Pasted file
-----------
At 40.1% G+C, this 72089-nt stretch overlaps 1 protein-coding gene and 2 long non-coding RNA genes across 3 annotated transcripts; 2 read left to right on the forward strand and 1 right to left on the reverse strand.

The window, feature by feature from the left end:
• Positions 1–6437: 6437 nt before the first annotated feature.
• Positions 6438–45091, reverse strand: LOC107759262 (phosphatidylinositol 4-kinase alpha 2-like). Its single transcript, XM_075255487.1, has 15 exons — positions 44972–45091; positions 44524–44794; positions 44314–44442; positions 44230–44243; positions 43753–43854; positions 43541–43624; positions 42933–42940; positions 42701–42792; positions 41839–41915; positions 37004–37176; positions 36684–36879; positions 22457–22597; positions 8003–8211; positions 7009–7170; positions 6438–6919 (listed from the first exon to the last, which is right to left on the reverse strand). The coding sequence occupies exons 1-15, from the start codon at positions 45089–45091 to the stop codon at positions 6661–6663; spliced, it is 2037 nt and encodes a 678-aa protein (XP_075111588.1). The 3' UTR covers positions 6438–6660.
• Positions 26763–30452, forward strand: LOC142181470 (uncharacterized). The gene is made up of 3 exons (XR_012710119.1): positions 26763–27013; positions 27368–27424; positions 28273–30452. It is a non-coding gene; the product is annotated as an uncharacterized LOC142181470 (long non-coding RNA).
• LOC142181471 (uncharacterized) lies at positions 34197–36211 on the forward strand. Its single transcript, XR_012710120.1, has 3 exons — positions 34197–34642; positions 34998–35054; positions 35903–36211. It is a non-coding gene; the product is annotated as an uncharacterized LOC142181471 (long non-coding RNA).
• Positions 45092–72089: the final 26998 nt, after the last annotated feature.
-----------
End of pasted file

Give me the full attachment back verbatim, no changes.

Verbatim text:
At 40.1% G+C, this 72089-nt stretch overlaps 1 protein-coding gene and 2 long non-coding RNA genes across 3 annotated transcripts; 2 read left to right on the forward strand and 1 right to left on the reverse strand.

The window, feature by feature from the left end:
• Positions 1–6437: 6437 nt before the first annotated feature.
• Positions 6438–45091, reverse strand: LOC107759262 (phosphatidylinositol 4-kinase alpha 2-like). Its single transcript, XM_075255487.1, has 15 exons — positions 44972–45091; positions 44524–44794; positions 44314–44442; positions 44230–44243; positions 43753–43854; positions 43541–43624; positions 42933–42940; positions 42701–42792; positions 41839–41915; positions 37004–37176; positions 36684–36879; positions 22457–22597; positions 8003–8211; positions 7009–7170; positions 6438–6919 (listed from the first exon to the last, which is right to left on the reverse strand). The coding sequence occupies exons 1-15, from the start codon at positions 45089–45091 to the stop codon at positions 6661–6663; spliced, it is 2037 nt and encodes a 678-aa protein (XP_075111588.1). The 3' UTR covers positions 6438–6660.
• Positions 26763–30452, forward strand: LOC142181470 (uncharacterized). The gene is made up of 3 exons (XR_012710119.1): positions 26763–27013; positions 27368–27424; positions 28273–30452. It is a non-coding gene; the product is annotated as an uncharacterized LOC142181470 (long non-coding RNA).
• LOC142181471 (uncharacterized) lies at positions 34197–36211 on the forward strand. Its single transcript, XR_012710120.1, has 3 exons — positions 34197–34642; positions 34998–35054; positions 35903–36211. It is a non-coding gene; the product is annotated as an uncharacterized LOC142181471 (long non-coding RNA).
• Positions 45092–72089: the final 26998 nt, after the last annotated feature.